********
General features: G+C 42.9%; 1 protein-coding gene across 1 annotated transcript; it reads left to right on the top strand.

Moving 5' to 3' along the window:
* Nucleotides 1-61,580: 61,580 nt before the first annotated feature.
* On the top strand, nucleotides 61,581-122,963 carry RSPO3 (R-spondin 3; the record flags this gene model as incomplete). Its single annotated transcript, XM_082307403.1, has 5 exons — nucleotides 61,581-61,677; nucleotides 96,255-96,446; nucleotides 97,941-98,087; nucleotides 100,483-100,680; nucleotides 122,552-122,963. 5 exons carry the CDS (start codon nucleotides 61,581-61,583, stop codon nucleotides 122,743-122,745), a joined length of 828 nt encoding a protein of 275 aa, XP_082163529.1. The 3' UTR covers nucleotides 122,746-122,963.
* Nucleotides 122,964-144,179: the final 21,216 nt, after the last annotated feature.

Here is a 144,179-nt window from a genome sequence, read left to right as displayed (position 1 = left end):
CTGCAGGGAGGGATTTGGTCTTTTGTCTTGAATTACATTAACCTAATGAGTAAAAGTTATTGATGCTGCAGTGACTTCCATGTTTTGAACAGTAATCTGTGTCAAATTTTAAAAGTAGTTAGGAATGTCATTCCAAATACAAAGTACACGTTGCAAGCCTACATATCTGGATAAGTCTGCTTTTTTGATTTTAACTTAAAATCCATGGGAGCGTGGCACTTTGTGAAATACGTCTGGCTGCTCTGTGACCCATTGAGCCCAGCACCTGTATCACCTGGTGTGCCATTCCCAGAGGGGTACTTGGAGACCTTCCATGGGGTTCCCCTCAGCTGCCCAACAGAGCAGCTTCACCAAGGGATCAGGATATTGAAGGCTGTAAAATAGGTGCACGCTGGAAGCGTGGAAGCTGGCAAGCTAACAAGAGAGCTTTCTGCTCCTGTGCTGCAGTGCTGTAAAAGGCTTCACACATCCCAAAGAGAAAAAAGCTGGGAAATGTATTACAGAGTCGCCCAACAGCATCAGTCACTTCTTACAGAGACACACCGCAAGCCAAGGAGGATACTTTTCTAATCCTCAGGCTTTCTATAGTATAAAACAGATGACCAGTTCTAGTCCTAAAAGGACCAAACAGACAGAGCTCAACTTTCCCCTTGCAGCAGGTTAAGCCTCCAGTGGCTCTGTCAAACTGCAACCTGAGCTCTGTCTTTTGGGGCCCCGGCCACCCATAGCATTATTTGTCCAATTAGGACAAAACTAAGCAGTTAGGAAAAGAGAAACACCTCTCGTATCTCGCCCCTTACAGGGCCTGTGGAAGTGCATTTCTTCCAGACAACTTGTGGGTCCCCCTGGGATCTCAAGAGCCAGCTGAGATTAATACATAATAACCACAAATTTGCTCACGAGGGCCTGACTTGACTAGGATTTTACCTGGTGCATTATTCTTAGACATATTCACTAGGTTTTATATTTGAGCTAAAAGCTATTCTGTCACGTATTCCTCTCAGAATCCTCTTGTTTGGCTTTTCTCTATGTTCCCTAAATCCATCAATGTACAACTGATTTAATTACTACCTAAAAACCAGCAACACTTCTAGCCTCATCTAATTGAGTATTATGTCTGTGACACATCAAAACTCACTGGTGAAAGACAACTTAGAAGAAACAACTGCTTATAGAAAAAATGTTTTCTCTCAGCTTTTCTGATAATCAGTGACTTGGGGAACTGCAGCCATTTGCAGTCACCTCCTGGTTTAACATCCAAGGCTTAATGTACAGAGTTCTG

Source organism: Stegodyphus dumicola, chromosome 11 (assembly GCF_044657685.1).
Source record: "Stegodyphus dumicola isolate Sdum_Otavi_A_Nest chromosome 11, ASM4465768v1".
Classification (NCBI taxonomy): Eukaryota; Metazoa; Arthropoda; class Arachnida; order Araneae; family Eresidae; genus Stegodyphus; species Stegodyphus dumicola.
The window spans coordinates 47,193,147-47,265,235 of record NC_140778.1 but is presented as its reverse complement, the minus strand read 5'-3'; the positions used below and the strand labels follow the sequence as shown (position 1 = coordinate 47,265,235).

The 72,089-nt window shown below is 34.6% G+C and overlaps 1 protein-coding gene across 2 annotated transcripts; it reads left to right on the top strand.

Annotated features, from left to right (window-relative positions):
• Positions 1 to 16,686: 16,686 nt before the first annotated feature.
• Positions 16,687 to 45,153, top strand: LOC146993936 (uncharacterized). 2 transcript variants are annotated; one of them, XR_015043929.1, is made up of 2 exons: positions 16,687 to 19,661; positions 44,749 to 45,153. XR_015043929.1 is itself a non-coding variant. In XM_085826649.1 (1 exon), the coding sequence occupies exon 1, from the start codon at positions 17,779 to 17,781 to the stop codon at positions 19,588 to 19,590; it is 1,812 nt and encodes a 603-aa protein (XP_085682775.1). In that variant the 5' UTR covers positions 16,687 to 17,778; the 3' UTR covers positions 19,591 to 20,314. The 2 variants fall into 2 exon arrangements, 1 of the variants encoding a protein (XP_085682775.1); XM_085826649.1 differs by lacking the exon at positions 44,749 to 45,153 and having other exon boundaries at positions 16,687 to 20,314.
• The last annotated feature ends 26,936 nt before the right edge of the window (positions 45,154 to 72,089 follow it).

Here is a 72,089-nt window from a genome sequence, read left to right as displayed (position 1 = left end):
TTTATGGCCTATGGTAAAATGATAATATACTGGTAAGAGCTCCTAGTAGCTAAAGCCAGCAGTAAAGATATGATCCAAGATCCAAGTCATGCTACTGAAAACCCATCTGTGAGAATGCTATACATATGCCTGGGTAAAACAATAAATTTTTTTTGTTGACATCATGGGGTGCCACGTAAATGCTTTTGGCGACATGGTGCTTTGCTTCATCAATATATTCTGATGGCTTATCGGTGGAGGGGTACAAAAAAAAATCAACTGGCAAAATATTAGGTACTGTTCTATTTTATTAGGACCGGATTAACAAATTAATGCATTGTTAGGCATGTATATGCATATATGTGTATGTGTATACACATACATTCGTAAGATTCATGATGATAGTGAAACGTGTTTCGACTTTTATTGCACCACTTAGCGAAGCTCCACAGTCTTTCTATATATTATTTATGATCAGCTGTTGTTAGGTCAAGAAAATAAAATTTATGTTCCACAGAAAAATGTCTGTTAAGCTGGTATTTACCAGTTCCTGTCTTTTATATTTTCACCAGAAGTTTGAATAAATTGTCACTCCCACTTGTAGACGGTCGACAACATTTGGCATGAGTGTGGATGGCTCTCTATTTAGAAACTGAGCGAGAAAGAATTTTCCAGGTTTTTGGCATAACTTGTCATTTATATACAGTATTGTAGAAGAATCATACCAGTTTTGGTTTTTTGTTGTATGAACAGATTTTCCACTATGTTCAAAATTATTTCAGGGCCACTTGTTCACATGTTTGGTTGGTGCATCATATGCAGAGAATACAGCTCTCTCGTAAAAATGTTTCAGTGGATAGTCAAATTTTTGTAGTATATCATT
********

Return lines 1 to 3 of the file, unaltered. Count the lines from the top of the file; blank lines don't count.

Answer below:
General features: G+C 42.9%; 1 protein-coding gene across 1 annotated transcript; it reads left to right on the top strand.

Moving 5' to 3' along the window:
* Nucleotides 1-61,580: 61,580 nt before the first annotated feature.